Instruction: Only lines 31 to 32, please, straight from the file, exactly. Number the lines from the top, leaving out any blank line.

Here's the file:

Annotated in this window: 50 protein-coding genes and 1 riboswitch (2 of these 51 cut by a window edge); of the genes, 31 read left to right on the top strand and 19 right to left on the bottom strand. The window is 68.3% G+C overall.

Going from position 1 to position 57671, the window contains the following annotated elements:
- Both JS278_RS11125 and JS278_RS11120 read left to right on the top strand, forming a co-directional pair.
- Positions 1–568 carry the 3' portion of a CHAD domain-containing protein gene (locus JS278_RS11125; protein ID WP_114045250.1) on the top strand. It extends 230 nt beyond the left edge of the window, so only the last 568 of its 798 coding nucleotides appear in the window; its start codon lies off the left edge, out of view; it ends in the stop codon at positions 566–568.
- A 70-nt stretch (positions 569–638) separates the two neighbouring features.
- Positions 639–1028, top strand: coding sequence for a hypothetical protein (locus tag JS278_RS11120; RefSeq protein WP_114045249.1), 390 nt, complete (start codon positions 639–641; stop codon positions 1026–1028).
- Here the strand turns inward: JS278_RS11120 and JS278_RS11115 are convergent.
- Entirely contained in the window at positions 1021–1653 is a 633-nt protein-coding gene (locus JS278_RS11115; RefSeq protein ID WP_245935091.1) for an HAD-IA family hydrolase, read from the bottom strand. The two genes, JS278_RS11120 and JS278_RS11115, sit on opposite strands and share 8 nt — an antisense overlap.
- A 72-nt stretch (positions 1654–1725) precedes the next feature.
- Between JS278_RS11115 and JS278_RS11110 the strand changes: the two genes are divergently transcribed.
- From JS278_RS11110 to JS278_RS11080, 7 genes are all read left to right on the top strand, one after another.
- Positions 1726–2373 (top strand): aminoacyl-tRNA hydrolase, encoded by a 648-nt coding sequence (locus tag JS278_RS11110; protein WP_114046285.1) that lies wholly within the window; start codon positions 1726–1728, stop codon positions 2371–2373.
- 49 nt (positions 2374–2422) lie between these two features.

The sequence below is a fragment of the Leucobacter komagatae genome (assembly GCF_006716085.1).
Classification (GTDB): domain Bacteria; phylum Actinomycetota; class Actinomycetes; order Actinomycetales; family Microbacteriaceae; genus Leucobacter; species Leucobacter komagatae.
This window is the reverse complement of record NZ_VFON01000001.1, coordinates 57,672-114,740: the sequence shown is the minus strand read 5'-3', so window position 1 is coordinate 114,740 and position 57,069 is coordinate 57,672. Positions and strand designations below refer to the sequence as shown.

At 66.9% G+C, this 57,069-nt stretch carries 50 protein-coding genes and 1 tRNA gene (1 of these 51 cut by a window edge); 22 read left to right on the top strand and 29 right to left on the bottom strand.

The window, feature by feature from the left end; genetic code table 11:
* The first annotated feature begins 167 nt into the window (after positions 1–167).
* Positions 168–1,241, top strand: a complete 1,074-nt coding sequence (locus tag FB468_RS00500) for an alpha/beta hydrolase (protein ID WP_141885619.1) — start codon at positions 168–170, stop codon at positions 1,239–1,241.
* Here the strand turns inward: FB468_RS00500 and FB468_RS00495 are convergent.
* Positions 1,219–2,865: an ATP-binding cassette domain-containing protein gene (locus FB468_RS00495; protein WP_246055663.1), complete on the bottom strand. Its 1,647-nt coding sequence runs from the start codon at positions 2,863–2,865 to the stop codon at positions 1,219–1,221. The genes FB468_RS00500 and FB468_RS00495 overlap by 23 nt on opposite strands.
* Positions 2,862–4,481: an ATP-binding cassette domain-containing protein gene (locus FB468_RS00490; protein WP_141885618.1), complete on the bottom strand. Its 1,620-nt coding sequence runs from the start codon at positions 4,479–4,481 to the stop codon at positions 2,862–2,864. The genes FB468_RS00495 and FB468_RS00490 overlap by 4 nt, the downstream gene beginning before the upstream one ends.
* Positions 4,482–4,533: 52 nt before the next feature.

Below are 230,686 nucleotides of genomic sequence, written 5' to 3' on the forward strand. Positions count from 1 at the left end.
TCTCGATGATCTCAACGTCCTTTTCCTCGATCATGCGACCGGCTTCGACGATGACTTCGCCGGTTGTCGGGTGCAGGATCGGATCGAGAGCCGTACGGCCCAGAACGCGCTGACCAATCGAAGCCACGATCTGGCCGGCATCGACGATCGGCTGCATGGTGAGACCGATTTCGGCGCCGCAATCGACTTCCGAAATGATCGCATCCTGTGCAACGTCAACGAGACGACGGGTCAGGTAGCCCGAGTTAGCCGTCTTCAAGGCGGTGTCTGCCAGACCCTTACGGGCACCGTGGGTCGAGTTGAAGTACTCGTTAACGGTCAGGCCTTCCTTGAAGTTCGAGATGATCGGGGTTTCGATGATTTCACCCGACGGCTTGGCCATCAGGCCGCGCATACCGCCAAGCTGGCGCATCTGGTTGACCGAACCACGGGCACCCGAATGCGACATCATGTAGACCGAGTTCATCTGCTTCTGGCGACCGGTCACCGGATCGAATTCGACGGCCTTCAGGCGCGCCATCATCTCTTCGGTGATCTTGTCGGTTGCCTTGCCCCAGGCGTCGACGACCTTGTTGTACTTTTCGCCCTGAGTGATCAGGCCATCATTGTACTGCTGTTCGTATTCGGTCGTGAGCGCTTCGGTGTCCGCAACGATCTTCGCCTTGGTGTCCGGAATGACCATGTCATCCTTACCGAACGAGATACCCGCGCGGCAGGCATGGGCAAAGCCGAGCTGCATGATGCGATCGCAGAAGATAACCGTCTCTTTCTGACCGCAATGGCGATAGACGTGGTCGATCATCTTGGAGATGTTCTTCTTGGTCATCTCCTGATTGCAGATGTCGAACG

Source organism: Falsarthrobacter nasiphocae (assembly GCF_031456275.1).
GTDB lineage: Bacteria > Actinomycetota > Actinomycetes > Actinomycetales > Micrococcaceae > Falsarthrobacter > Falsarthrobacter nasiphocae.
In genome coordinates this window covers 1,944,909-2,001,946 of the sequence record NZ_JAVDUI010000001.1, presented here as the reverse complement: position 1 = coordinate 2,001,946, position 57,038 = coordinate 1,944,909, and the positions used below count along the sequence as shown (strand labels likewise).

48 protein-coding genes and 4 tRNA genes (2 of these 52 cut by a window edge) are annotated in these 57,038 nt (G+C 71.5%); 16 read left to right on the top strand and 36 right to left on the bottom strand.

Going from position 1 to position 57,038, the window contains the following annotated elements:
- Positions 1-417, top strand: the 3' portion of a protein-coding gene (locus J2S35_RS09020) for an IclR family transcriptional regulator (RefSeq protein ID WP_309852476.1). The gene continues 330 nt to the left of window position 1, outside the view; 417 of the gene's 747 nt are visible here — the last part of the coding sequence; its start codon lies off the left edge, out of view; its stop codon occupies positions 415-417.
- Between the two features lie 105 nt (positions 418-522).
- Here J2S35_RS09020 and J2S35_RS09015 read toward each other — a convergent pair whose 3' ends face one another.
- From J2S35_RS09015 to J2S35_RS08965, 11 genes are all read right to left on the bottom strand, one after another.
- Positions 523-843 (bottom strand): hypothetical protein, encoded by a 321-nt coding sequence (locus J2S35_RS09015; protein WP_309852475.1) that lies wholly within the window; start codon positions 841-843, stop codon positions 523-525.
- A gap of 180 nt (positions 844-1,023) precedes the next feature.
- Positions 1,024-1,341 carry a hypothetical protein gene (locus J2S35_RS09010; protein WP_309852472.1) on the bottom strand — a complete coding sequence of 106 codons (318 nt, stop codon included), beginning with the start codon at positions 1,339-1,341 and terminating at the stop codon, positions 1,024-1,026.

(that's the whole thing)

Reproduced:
Going from position 1 to position 57,038, the window contains the following annotated elements:
- Positions 1-417, top strand: the 3' portion of a protein-coding gene (locus J2S35_RS09020) for an IclR family transcriptional regulator (RefSeq protein ID WP_309852476.1). The gene continues 330 nt to the left of window position 1, outside the view; 417 of the gene's 747 nt are visible here — the last part of the coding sequence; its start codon lies off the left edge, out of view; its stop codon occupies positions 415-417.